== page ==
Once I hit 22 weeks, the summer heat started to creep in. I spent the bulk of my third trimester pregnancy in the peak of summer’s heat. Yuck.
There is PLENTY of sweat that already happens while pregnant, but add a whopping dose of 90-100 degree weather, a touch of humidity and no air conditioning and it sends just about anyone over the edge!
Then we rounded the corner toward the home stretch and once I hit my due date I had real contractions!
If you’ve ever heard this term, I’m assuming you’re either a birth professional or you’ve personally experienced it. And if you’ve personally experienced it, you know how exhausting it is and what an emotional rollercoaster it creates.
Prodromal labor sucks. Here’s the big question that (nearly) every woman dealing with false labor asks…
How will I know when labor actually starts?
These prelabor or false labor contractions are believed to tone your uterus and prime it for labor. How cool and yet annoying is that! Am I right?!
During that time, I thought my water broke twice on top of thinking I may be in labor several times. So I went into the hospital twice only to get sent home feeling quite defeated and as if I’d be in labor forever!
I dealt with that false labor for 7 LONG days until the real thing started. I still recall my first real contraction. Oh boy it was intense!
Labor contractions take your breath away.
There was a distinct shift in intensity I experienced once my labor took shape. I was able to time my false labor contractions but they did not take my breath away.
With a majority of the women who I’ve worked with as their birth doula, this is also the case. They are able to delineate between labor contractions and braxton hicks/false labor contractions once they have experienced their labor contractions.
Over time, labor contractions will become longer in duration, stronger in intensity and closer together.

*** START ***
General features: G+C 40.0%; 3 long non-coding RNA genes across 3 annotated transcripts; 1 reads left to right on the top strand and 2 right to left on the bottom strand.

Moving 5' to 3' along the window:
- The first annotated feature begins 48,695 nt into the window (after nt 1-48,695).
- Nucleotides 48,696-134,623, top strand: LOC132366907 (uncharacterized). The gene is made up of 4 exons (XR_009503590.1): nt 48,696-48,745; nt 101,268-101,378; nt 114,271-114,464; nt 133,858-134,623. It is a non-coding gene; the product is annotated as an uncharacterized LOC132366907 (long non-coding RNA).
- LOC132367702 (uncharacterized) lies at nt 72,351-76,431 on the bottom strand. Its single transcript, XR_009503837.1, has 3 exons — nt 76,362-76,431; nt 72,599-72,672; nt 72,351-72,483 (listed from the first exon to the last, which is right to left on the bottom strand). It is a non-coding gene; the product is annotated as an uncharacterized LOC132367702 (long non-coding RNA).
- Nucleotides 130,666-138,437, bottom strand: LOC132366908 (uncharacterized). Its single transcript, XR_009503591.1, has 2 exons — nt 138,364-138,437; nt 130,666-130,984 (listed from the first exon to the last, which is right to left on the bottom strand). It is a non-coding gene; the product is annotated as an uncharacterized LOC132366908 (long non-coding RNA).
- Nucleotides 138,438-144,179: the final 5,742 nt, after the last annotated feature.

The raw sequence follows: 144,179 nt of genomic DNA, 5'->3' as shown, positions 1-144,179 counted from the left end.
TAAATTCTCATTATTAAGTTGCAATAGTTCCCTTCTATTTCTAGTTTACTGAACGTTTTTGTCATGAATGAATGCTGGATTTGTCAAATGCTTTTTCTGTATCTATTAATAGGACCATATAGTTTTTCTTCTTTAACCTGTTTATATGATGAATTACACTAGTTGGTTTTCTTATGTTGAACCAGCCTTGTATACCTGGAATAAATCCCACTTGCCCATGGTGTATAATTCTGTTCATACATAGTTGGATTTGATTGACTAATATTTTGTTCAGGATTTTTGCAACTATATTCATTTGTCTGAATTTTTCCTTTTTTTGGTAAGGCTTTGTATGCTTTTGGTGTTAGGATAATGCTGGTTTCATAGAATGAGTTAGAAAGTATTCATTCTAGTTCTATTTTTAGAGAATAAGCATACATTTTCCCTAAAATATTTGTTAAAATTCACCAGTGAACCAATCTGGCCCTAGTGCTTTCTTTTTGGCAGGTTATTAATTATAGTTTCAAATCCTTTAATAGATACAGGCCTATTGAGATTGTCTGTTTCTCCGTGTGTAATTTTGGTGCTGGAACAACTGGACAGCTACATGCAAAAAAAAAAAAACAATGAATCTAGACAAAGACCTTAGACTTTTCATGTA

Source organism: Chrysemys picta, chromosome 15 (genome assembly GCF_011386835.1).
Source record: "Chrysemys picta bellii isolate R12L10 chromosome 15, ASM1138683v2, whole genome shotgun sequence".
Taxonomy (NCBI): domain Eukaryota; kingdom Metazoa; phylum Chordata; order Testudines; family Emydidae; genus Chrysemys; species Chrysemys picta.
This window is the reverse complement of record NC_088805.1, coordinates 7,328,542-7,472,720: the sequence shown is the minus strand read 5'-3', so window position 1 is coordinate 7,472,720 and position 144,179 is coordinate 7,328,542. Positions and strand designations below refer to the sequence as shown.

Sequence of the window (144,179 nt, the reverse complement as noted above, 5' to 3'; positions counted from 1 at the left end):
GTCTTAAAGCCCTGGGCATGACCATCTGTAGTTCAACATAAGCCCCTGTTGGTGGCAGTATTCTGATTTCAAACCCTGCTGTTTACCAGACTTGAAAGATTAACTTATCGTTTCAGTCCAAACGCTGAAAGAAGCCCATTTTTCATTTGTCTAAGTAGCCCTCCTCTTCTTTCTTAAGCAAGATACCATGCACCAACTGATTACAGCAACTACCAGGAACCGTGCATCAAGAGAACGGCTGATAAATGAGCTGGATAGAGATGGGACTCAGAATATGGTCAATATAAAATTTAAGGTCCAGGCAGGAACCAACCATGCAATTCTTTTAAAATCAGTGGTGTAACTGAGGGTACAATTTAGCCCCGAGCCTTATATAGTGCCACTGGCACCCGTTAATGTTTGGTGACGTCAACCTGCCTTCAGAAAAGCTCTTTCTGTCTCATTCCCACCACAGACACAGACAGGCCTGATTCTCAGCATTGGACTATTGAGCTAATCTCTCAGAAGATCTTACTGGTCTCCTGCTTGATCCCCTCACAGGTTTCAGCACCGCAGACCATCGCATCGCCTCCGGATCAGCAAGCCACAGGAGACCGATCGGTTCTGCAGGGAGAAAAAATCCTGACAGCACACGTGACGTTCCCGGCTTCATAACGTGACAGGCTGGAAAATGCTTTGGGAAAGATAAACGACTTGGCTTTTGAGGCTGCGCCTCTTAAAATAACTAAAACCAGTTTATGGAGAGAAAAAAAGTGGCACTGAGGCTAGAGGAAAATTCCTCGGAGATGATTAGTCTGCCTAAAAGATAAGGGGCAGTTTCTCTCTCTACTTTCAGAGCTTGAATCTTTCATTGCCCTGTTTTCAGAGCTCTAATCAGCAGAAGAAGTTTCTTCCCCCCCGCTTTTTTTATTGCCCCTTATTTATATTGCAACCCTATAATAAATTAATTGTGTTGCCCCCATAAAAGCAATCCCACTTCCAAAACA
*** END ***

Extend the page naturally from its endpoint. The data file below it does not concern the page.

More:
This means that over a couple hours, you should notice that the contraction pattern is changing. To time a contraction, start a timer once you feel it begin. Then stop your timer once the tightening has diminished.
The duration of the contraction is exactly as it sounds. It is characterized as the time elapsed from the start of the contraction to the time that it ends.
Intensity is characterized by how you experience the contraction relative to other contractions you have felt. Be careful not to over think this as we dont want you obsessing over what the contractions feel like. Some women feel overwhelmed in the earlier stages of labor and begin to doubt their ability to make it through labor. Keep in mind that your body will continue to progress in various ways, including providing you with endorphins (our bodies natural pain killer) as you experience more discomfort.
The time in between contractions is calculated as the amount of time that passes from the start of one contraction to the start of the next contraction.
We highly recommend doula support as we are trained to recognize the onset of labor and can assist you in knowing when to contact your care provider or when to go to your chosen birth location. North Cascade Doulas is excited to support any birth center birth or hospital birth. Contact us to schedule a free consultation today!
We go more in depth into this information around what the onset of labor looks and feels like in our childbirth education series. If you would like to join us, check out our current schedule of classes offered in Whatcom County and Skagit County.
How did you experience the onset of labor? Was it gradual? Was it obvious from the first contraction?
Author, Kristina McMurtrey, is a passionate doula who aims to see families supported regardless of their unique way of navigating pregnancy, birth and parenting.
North Cascade Doulas provides care for families looking for Labor Doulas, Placenta Encapsulation and Childbirth Education Classes. We support all parenting philosophies and birth plans.
We specialize in :
(natural) unmedicated birth / (surgical) cesarean birth / epidural birth / induction / planned induction / planned cesarean / VBAC / TOLAC / waterbirth / multiples / breastfeeding / bottle feeding / formula feeding / NICU / PPD / PPMD / bed rest / high risk / low risk / advanced maternal age / miscarriage / IVF / and more.
Areas we Serve:
We serve Whatcom and Skagit Counties and the neighborhoods of Alger / Anacortes / Bellingham / Big Lake / Birch Bay / Blaine / Bow / Burlington / Clear Lake / Custer / Everson / Ferndale / Glen Haven / La Conner / Laurel / Lynden / Mount Vernon / Sedro Woolley / Sudden Valley